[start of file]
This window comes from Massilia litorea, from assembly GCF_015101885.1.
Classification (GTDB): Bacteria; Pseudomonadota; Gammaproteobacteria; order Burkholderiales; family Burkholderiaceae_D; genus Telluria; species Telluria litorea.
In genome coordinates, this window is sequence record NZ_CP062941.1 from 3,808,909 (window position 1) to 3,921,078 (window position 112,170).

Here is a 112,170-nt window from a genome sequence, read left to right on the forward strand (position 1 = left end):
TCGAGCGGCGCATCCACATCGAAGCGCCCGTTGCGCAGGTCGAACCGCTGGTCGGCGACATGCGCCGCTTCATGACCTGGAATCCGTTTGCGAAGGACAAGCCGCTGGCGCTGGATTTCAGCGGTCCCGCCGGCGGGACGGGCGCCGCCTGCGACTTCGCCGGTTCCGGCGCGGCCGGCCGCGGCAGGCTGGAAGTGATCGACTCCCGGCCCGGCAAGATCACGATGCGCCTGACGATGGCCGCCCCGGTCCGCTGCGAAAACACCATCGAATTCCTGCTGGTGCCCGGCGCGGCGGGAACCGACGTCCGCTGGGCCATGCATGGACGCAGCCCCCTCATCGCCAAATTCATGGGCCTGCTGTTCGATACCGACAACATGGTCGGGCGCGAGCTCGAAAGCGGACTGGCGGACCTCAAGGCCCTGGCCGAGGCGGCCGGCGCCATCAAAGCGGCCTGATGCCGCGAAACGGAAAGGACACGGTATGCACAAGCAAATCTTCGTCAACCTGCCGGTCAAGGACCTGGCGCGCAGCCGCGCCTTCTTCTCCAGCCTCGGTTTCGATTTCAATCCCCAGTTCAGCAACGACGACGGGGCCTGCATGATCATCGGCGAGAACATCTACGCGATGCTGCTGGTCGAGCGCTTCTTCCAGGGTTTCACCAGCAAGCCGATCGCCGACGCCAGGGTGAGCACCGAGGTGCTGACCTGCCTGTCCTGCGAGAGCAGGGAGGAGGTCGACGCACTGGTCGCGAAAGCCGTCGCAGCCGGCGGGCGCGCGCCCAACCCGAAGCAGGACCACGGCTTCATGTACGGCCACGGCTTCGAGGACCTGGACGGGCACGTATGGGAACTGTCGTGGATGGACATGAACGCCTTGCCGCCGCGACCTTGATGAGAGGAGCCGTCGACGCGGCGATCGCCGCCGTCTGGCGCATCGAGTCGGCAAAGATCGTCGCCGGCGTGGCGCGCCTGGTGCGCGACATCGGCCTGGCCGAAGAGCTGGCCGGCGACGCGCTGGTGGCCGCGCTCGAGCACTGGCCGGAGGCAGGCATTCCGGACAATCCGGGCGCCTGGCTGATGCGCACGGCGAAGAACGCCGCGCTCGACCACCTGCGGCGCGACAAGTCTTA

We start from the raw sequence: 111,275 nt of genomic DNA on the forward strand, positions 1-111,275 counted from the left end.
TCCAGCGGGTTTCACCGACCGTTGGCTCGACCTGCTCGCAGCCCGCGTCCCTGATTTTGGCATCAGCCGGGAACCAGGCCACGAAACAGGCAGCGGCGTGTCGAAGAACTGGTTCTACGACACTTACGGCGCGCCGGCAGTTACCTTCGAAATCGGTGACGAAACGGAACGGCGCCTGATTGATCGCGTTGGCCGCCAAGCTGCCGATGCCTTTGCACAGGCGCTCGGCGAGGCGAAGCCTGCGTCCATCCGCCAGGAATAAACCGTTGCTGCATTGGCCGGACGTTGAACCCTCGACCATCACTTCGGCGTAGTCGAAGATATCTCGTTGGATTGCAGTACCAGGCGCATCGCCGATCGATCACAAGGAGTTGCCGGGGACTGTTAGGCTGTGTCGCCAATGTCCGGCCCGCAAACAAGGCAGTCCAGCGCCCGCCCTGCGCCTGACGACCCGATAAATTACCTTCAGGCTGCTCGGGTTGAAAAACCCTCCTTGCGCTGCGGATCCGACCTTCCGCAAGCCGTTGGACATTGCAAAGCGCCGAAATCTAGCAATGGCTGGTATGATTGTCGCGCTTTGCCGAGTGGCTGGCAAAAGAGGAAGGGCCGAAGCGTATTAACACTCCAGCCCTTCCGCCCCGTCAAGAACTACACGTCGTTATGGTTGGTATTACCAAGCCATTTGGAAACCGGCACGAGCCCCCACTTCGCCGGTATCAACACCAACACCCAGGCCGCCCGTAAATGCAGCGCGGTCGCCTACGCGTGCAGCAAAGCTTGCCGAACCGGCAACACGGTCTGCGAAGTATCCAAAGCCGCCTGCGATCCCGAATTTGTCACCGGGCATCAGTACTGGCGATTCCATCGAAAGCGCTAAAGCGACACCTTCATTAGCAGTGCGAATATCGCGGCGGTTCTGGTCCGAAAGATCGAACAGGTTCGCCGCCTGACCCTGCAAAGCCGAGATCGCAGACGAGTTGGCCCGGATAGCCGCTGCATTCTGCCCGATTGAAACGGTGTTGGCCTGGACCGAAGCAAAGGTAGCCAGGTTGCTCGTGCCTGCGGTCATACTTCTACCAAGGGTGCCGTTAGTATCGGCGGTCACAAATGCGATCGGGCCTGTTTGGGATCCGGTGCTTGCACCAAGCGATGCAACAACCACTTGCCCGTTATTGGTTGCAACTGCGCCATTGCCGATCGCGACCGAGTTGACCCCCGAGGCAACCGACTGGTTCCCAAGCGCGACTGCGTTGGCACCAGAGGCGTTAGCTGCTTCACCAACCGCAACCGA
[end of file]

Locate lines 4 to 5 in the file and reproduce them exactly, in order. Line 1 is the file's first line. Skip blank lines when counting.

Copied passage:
Here is a 112,170-nt window from a genome sequence, read left to right on the forward strand (position 1 = left end):
TCGAGCGGCGCATCCACATCGAAGCGCCCGTTGCGCAGGTCGAACCGCTGGTCGGCGACATGCGCCGCTTCATGACCTGGAATCCGTTTGCGAAGGACAAGCCGCTGGCGCTGGATTTCAGCGGTCCCGCCGGCGGGACGGGCGCCGCCTGCGACTTCGCCGGTTCCGGCGCGGCCGGCCGCGGCAGGCTGGAAGTGATCGACTCCCGGCCCGGCAAGATCACGATGCGCCTGACGATGGCCGCCCCGGTCCGCTGCGAAAACACCATCGAATTCCTGCTGGTGCCCGGCGCGGCGGGAACCGACGTCCGCTGGGCCATGCATGGACGCAGCCCCCTCATCGCCAAATTCATGGGCCTGCTGTTCGATACCGACAACATGGTCGGGCGCGAGCTCGAAAGCGGACTGGCGGACCTCAAGGCCCTGGCCGAGGCGGCCGGCGCCATCAAAGCGGCCTGATGCCGCGAAACGGAAAGGACACGGTATGCACAAGCAAATCTTCGTCAACCTGCCGGTCAAGGACCTGGCGCGCAGCCGCGCCTTCTTCTCCAGCCTCGGTTTCGATTTCAATCCCCAGTTCAGCAACGACGACGGGGCCTGCATGATCATCGGCGAGAACATCTACGCGATGCTGCTGGTCGAGCGCTTCTTCCAGGGTTTCACCAGCAAGCCGATCGCCGACGCCAGGGTGAGCACCGAGGTGCTGACCTGCCTGTCCTGCGAGAGCAGGGAGGAGGTCGACGCACTGGTCGCGAAAGCCGTCGCAGCCGGCGGGCGCGCGCCCAACCCGAAGCAGGACCACGGCTTCATGTACGGCCACGGCTTCGAGGACCTGGACGGGCACGTATGGGAACTGTCGTGGATGGACATGAACGCCTTGCCGCCGCGACCTTGATGAGAGGAGCCGTCGACGCGGCGATCGCCGCCGTCTGGCGCATCGAGTCGGCAAAGATCGTCGCCGGCGTGGCGCGCCTGGTGCGCGACATCGGCCTGGCCGAAGAGCTGGCCGGCGACGCGCTGGTGGCCGCGCTCGAGCACTGGCCGGAGGCAGGCATTCCGGACAATCCGGGCGCCTGGCTGATGCGCACGGCGAAGAACGCCGCGCTCGACCACCTGCGGCGCGACAAGTCTTA